Wednesday, 16 February 2011

I forgot to put a title.

Today I received the final, absolute last chance, seriously we mean it, last chance to fix any remaining errors in Jessica's Trap before it goes to print. I have read this damn story so many times now it's hard to keep my eyes on the screen. Besides, I worked out a perfectly plausible way to have a zombie capable of thought and reason and I want to do that now.

The 'Ghosthunter' dystopia is still languishing too, but that's because every time I think up a new means to oppress the imaginary world, our government uses the same thing on the real world. I mean, they're after caffeine now. Even I hadn't thought of that one yet, and if you read the collection of shorts (PDF is free, I haven't got it on Kindle yet) you'll know I'm capable of thinking some horrible things.

Instead I have to pick through every comma and apostrophe one last time, and if I miss a mistake I can't fix it later. It's going to take a while. This is just the first book. It's going to happen every time. No wonder people laugh at writers, we all think it's going to be an easy life but it's hell out there in Grammarland.

Anyway, no time to boost my blood pressure with the newspapers tonight. Instead, here are some of the interesting things I've read while avoiding doing what I'm supposed to be doing.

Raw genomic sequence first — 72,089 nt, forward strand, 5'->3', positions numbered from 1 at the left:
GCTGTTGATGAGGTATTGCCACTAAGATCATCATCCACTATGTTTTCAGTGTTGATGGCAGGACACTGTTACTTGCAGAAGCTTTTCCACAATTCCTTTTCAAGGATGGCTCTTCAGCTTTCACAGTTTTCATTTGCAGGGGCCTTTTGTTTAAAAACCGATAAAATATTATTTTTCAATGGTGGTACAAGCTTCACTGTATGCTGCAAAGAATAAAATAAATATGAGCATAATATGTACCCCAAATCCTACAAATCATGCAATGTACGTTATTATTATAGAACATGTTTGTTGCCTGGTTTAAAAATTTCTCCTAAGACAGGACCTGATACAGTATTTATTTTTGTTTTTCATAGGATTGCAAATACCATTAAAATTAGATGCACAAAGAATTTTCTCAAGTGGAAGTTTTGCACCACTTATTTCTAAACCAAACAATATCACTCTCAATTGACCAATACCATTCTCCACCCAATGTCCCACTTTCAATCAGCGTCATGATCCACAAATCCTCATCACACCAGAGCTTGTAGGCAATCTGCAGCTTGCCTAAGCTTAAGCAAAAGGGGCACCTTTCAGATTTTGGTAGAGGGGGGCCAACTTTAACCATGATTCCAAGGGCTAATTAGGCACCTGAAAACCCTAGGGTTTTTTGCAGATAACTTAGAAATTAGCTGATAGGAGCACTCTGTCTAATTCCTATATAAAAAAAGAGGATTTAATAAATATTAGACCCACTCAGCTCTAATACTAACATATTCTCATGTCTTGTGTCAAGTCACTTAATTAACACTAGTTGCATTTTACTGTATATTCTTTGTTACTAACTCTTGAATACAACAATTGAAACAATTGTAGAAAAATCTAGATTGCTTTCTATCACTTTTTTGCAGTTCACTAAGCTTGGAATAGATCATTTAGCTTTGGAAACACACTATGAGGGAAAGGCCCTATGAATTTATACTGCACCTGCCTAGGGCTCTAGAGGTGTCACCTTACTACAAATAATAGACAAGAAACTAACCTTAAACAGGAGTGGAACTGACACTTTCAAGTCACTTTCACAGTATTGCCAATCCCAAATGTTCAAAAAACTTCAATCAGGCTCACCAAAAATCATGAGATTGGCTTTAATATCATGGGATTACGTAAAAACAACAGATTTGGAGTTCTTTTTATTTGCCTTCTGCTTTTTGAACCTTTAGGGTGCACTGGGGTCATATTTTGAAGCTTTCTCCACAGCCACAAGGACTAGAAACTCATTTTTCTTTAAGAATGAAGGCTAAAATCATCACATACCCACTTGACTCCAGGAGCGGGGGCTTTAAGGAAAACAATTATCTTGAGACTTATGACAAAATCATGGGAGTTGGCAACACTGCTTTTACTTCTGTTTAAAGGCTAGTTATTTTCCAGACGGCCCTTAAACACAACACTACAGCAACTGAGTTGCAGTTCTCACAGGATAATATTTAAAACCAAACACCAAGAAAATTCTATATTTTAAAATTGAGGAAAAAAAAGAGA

A new (to me anyway) blog on politics by Bruce, which will be worth revisiting.

Mummylonglegs deals with the Girl with the Portland Tattoo in fine style.

JuliaM reports on the medic who thinks hospital food shouldn't be quite so edible. Think of the savings if nobody ate anything, and think of the instant obesity cure it would mean!

Frank Davis finds a non-scientist claiming that scientists are not scientists unless they agree with him.

Velvet Glove, Iron Fist notes a rare outbreak of reality at the BBC. Savour it, it won't last. Follow the link and you'll see the most amazing comment ever:

the thing is the drinkers of this country my be drinking less but the reason that more drinkers are being treated for alcohol poisoning is not because of how much drinkers are drinking but because of the strength of the drink especially the beer if the makers made beer of a strength comparable with that that was made in the mid 1960s the pubs would not have closed like they have